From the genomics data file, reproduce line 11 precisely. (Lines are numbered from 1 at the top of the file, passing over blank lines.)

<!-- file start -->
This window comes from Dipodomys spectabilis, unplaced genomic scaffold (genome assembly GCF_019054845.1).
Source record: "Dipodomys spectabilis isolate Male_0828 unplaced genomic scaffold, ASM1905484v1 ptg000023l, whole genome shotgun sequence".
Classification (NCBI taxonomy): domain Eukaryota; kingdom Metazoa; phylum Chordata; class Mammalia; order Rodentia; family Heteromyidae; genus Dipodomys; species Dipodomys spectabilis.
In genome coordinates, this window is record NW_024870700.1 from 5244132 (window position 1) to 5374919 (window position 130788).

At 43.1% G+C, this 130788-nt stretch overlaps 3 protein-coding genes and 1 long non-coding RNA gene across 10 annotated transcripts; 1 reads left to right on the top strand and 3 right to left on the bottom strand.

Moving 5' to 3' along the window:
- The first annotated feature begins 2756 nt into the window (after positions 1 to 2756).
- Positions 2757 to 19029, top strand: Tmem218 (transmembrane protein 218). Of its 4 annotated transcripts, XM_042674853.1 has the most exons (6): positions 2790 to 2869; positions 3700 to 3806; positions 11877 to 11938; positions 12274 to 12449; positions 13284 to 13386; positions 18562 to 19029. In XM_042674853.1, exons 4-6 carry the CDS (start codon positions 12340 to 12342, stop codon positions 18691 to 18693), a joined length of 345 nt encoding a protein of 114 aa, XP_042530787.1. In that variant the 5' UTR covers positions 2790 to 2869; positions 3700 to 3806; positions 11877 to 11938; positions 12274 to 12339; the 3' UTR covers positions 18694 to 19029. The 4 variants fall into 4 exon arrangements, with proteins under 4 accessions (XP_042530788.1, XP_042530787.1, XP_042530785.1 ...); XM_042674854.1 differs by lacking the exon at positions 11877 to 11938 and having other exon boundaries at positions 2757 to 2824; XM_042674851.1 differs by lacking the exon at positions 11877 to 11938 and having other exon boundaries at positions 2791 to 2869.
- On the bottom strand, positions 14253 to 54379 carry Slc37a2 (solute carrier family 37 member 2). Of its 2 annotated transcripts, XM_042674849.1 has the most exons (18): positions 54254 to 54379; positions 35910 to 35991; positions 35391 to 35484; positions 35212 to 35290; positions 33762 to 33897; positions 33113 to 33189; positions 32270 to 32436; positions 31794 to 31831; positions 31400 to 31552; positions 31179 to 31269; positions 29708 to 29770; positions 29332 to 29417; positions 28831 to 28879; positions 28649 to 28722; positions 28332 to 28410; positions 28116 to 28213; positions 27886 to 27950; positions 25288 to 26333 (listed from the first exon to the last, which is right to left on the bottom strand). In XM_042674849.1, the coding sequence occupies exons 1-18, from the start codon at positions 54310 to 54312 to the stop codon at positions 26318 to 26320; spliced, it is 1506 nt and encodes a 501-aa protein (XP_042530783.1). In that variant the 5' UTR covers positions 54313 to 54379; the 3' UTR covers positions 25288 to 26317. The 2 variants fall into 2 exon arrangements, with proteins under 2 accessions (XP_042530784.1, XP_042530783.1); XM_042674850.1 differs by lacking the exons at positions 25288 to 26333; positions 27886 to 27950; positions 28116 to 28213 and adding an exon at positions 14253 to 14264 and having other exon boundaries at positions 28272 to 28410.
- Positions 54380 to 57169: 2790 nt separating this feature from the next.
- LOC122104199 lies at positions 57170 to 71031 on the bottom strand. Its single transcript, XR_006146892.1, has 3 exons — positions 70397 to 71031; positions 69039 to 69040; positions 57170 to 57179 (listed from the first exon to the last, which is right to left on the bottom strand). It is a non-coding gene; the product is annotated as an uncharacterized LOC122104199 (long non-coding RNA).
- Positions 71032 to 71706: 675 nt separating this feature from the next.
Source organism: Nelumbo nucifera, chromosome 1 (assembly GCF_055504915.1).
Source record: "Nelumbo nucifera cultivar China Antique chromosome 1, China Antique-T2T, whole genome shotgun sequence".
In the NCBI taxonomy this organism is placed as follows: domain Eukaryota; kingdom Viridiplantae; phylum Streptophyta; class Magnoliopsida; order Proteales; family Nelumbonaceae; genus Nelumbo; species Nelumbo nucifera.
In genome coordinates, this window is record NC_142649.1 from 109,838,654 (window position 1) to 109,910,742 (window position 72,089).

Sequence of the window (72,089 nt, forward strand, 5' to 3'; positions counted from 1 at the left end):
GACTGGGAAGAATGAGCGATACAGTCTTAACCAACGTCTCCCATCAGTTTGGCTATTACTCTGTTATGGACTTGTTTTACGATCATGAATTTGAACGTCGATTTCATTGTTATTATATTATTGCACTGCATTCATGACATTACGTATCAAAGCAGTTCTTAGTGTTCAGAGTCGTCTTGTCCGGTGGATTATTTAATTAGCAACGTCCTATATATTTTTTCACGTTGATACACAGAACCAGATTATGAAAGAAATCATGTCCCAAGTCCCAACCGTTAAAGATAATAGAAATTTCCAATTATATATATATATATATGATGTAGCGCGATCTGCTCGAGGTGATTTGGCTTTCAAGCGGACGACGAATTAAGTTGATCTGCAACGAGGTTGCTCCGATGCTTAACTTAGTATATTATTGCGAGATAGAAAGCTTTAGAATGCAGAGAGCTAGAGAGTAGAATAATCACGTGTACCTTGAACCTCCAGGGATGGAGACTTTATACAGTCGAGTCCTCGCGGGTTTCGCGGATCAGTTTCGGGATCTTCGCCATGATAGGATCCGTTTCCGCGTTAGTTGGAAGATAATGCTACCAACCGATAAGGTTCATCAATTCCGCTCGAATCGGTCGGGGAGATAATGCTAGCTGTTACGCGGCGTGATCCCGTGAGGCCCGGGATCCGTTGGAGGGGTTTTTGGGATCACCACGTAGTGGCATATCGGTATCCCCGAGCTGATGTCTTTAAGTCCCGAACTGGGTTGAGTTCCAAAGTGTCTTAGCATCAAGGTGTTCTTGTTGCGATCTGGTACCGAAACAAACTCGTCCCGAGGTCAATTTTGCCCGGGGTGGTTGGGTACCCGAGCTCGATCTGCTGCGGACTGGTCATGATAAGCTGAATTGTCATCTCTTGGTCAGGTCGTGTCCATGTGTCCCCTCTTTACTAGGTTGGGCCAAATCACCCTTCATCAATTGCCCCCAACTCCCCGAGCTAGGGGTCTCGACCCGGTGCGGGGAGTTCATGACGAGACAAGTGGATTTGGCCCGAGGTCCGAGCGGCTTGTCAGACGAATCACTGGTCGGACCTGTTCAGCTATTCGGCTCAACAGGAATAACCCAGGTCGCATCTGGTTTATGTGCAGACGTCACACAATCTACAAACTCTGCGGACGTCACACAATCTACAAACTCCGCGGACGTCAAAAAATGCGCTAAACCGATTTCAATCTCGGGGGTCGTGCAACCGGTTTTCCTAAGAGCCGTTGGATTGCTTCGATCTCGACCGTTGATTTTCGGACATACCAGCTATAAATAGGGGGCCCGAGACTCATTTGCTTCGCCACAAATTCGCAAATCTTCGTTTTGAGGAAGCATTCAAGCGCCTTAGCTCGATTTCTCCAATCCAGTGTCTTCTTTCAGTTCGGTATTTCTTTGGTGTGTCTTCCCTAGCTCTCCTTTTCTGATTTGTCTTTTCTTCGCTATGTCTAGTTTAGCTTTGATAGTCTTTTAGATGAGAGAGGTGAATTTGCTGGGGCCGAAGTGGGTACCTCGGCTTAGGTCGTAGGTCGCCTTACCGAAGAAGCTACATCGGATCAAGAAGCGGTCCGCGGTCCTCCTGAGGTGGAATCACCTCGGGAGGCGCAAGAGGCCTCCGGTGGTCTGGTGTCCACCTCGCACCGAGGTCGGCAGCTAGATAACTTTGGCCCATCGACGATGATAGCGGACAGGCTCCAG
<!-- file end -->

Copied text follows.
- LOC122104199 lies at positions 57170 to 71031 on the bottom strand. Its single transcript, XR_006146892.1, has 3 exons — positions 70397 to 71031; positions 69039 to 69040; positions 57170 to 57179 (listed from the first exon to the last, which is right to left on the bottom strand). It is a non-coding gene; the product is annotated as an uncharacterized LOC122104199 (long non-coding RNA).